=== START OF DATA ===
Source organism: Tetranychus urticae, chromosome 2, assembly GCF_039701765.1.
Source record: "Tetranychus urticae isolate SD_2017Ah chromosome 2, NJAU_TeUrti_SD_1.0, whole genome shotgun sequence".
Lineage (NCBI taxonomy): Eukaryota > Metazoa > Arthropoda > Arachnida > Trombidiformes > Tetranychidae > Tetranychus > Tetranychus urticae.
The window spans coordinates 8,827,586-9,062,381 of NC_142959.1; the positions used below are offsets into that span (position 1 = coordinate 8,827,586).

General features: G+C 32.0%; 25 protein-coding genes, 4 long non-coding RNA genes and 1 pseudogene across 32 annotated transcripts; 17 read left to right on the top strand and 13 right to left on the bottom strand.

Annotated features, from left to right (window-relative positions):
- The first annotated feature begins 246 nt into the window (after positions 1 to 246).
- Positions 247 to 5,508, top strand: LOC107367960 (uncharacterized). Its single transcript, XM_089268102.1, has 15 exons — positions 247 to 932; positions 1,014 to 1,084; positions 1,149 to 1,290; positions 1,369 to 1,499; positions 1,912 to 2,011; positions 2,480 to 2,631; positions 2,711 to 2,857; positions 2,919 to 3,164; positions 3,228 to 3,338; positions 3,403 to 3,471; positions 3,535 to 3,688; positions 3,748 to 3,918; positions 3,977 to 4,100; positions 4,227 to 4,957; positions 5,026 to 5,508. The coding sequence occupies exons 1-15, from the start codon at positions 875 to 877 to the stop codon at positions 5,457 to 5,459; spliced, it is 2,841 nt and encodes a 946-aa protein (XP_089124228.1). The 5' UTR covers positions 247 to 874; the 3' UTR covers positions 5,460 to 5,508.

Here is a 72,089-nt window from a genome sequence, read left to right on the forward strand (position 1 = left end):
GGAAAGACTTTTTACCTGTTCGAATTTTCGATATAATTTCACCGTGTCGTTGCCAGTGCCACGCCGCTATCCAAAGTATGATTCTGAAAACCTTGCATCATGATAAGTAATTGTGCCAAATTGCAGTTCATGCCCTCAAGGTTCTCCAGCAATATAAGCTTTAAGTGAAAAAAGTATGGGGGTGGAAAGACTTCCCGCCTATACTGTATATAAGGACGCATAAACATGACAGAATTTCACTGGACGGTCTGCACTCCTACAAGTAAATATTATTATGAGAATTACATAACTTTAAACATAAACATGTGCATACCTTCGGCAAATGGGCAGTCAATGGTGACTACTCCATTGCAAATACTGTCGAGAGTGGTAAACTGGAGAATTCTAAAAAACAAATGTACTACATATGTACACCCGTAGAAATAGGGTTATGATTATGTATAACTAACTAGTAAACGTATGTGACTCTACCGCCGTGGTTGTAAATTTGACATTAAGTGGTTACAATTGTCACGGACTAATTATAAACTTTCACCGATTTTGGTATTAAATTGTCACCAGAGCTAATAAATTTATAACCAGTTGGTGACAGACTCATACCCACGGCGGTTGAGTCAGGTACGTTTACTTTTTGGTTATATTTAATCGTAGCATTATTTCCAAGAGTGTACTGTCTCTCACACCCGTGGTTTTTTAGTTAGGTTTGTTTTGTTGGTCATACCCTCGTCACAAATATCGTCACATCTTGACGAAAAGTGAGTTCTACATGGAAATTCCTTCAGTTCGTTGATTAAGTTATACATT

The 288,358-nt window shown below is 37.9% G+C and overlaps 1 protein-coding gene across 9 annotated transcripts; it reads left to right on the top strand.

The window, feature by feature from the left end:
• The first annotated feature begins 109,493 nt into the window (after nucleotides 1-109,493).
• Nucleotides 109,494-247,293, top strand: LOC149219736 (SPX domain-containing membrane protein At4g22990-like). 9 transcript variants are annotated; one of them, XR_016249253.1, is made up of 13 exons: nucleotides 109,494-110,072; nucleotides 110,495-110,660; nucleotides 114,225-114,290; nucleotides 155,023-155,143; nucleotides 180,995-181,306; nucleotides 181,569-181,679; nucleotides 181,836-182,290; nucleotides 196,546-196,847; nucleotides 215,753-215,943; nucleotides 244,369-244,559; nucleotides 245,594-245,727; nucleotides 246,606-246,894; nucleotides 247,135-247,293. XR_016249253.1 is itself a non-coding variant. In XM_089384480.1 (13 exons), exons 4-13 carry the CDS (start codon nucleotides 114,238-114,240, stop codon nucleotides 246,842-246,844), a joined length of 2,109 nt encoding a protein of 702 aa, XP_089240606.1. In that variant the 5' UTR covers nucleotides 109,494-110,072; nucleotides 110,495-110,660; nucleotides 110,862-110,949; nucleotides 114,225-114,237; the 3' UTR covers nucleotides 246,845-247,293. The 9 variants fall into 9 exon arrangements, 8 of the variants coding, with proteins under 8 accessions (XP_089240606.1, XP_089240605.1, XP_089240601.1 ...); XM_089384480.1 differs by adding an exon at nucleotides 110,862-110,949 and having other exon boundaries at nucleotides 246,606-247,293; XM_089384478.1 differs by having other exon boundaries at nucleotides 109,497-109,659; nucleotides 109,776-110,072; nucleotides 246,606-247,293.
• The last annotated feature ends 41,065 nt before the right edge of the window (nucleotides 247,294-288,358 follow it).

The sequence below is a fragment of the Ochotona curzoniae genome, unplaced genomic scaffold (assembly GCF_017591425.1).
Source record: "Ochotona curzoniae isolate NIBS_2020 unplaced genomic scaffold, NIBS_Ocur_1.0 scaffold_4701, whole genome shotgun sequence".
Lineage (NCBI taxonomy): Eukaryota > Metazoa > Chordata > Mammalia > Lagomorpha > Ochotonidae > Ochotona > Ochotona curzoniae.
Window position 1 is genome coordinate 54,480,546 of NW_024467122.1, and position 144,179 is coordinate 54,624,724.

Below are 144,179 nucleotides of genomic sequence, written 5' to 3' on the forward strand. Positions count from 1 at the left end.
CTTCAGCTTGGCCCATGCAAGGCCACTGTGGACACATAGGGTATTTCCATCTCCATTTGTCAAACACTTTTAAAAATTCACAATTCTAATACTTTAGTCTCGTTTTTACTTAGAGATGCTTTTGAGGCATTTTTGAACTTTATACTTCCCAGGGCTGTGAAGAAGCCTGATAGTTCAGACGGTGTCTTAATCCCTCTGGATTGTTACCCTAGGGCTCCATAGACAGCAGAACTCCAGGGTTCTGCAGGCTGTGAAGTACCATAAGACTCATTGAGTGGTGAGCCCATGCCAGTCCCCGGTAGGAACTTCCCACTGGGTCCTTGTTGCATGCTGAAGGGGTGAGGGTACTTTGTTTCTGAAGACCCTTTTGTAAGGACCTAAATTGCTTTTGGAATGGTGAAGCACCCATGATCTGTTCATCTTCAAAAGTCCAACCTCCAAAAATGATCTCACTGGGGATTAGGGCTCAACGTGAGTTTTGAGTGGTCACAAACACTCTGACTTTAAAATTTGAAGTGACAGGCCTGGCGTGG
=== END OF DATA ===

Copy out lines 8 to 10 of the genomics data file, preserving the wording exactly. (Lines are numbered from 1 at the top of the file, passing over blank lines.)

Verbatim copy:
- Positions 247 to 5,508, top strand: LOC107367960 (uncharacterized). Its single transcript, XM_089268102.1, has 15 exons — positions 247 to 932; positions 1,014 to 1,084; positions 1,149 to 1,290; positions 1,369 to 1,499; positions 1,912 to 2,011; positions 2,480 to 2,631; positions 2,711 to 2,857; positions 2,919 to 3,164; positions 3,228 to 3,338; positions 3,403 to 3,471; positions 3,535 to 3,688; positions 3,748 to 3,918; positions 3,977 to 4,100; positions 4,227 to 4,957; positions 5,026 to 5,508. The coding sequence occupies exons 1-15, from the start codon at positions 875 to 877 to the stop codon at positions 5,457 to 5,459; spliced, it is 2,841 nt and encodes a 946-aa protein (XP_089124228.1). The 5' UTR covers positions 247 to 874; the 3' UTR covers positions 5,460 to 5,508.

Here is a 72,089-nt window from a genome sequence, read left to right on the forward strand (position 1 = left end):
GGAAAGACTTTTTACCTGTTCGAATTTTCGATATAATTTCACCGTGTCGTTGCCAGTGCCACGCCGCTATCCAAAGTATGATTCTGAAAACCTTGCATCATGATAAGTAATTGTGCCAAATTGCAGTTCATGCCCTCAAGGTTCTCCAGCAATATAAGCTTTAAGTGAAAAAAGTATGGGGGTGGAAAGACTTCCCGCCTATACTGTATATAAGGACGCATAAACATGACAGAATTTCACTGGACGGTCTGCACTCCTACAAGTAAATATTATTATGAGAATTACATAACTTTAAACATAAACATGTGCATACCTTCGGCAAATGGGCAGTCAATGGTGACTACTCCATTGCAAATACTGTCGAGAGTGGTAAACTGGAGAATTCTAAAAAACAAATGTACTACATATGTACACCCGTAGAAATAGGGTTATGATTATGTATAACTAACTAGTAAACGTATGTGACTCTACCGCCGTGGTTGTAAATTTGACATTAAGTGGTTACAATTGTCACGGACTAATTATAAACTTTCACCGATTTTGGTATTAAATTGTCACCAGAGCTAATAAATTTATAACCAGTTGGTGACAGACTCATACCCACGGCGGTTGAGTCAGGTACGTTTACTTTTTGGTTATATTTAATCGTAGCATTATTTCCAAGAGTGTACTGTCTCTCACACCCGTGGTTTTTTAGTTAGGTTTGTTTTGTTGGTCATACCCTCGTCACAAATATCGTCACATCTTGACGAAAAGTGAGTTCTACATGGAAATTCCTTCAGTTCGTTGATTAAGTTATACATT